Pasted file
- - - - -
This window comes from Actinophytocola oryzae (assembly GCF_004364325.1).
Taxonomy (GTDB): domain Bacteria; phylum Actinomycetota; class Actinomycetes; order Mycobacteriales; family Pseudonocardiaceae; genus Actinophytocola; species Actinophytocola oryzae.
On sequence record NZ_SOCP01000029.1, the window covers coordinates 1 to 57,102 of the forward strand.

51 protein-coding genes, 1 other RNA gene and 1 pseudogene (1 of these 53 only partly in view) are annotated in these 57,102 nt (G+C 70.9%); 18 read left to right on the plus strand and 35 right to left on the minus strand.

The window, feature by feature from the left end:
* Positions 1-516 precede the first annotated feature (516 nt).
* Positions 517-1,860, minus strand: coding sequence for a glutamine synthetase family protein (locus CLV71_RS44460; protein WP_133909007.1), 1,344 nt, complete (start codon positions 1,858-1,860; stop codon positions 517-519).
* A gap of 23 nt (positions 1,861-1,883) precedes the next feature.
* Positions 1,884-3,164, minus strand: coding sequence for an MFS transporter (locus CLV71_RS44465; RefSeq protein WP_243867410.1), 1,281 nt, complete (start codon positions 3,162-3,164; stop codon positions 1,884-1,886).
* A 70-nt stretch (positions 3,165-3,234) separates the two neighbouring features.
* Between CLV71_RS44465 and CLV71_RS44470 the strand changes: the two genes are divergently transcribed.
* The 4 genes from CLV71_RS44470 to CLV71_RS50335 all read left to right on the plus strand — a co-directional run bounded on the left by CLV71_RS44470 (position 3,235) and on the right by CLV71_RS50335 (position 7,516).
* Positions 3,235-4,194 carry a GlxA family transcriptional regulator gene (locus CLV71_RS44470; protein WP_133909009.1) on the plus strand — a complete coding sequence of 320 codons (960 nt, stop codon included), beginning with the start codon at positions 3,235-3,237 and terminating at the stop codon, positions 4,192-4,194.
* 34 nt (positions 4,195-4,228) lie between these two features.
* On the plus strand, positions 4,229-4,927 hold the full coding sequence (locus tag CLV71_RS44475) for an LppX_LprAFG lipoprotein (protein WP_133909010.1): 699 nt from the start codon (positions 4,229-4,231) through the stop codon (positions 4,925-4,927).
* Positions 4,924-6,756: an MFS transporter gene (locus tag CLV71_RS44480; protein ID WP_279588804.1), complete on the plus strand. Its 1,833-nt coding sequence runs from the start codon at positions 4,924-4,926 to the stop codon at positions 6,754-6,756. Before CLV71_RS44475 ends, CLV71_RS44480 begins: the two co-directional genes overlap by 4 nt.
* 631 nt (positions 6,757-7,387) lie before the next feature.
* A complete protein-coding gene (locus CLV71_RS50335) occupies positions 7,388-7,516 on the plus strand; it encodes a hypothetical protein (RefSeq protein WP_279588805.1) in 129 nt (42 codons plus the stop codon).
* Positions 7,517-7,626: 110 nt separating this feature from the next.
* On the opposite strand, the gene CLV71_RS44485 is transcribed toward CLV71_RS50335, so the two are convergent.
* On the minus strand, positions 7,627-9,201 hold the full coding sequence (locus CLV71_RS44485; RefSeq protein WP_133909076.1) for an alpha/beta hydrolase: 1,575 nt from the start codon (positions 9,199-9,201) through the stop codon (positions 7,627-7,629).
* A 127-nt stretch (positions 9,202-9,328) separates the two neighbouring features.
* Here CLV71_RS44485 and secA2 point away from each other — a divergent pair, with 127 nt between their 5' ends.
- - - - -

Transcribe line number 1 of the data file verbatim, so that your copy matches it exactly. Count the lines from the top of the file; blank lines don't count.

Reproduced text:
This window comes from Actinophytocola oryzae (assembly GCF_004364325.1).